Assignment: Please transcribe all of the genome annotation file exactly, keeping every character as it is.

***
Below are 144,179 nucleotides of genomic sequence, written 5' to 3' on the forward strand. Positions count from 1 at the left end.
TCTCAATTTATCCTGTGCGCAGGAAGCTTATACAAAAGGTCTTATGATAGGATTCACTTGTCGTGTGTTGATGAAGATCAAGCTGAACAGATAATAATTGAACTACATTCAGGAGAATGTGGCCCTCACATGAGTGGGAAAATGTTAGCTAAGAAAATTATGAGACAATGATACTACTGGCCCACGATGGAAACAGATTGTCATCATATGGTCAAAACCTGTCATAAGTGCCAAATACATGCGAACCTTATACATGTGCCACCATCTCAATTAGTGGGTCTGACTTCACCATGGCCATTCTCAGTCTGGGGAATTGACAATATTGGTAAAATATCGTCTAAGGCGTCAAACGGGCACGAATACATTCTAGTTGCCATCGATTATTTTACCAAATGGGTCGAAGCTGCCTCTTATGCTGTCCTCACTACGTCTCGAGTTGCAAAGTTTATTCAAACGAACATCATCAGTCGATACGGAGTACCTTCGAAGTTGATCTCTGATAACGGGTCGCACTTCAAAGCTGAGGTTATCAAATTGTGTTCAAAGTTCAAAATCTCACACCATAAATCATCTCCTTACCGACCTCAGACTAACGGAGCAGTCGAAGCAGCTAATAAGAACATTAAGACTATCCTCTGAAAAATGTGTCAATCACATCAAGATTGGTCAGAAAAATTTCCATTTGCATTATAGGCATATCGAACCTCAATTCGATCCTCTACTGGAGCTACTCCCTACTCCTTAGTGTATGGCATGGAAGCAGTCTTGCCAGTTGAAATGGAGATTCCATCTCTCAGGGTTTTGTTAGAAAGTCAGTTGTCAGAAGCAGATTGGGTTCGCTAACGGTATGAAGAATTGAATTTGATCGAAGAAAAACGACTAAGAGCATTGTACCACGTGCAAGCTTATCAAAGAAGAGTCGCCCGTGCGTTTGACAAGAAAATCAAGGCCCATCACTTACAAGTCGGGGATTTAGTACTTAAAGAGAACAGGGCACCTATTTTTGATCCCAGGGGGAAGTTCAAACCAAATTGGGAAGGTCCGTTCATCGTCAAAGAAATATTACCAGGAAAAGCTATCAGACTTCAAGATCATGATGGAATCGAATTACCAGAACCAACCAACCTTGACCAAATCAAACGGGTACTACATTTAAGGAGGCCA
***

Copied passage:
Below are 144,179 nucleotides of genomic sequence, written 5' to 3' on the forward strand. Positions count from 1 at the left end.
TCTCAATTTATCCTGTGCGCAGGAAGCTTATACAAAAGGTCTTATGATAGGATTCACTTGTCGTGTGTTGATGAAGATCAAGCTGAACAGATAATAATTGAACTACATTCAGGAGAATGTGGCCCTCACATGAGTGGGAAAATGTTAGCTAAGAAAATTATGAGACAATGATACTACTGGCCCACGATGGAAACAGATTGTCATCATATGGTCAAAACCTGTCATAAGTGCCAAATACATGCGAACCTTATACATGTGCCACCATCTCAATTAGTGGGTCTGACTTCACCATGGCCATTCTCAGTCTGGGGAATTGACAATATTGGTAAAATATCGTCTAAGGCGTCAAACGGGCACGAATACATTCTAGTTGCCATCGATTATTTTACCAAATGGGTCGAAGCTGCCTCTTATGCTGTCCTCACTACGTCTCGAGTTGCAAAGTTTATTCAAACGAACATCATCAGTCGATACGGAGTACCTTCGAAGTTGATCTCTGATAACGGGTCGCACTTCAAAGCTGAGGTTATCAAATTGTGTTCAAAGTTCAAAATCTCACACCATAAATCATCTCCTTACCGACCTCAGACTAACGGAGCAGTCGAAGCAGCTAATAAGAACATTAAGACTATCCTCTGAAAAATGTGTCAATCACATCAAGATTGGTCAGAAAAATTTCCATTTGCATTATAGGCATATCGAACCTCAATTCGATCCTCTACTGGAGCTACTCCCTACTCCTTAGTGTATGGCATGGAAGCAGTCTTGCCAGTTGAAATGGAGATTCCATCTCTCAGGGTTTTGTTAGAAAGTCAGTTGTCAGAAGCAGATTGGGTTCGCTAACGGTATGAAGAATTGAATTTGATCGAAGAAAAACGACTAAGAGCATTGTACCACGTGCAAGCTTATCAAAGAAGAGTCGCCCGTGCGTTTGACAAGAAAATCAAGGCCCATCACTTACAAGTCGGGGATTTAGTACTTAAAGAGAACAGGGCACCTATTTTTGATCCCAGGGGGAAGTTCAAACCAAATTGGGAAGGTCCGTTCATCGTCAAAGAAATATTACCAGGAAAAGCTATCAGACTTCAAGATCATGATGGAATCGAATTACCAGAACCAACCAACCTTGACCAAATCAAACGGGTACTACATTTAAGGAGGCCA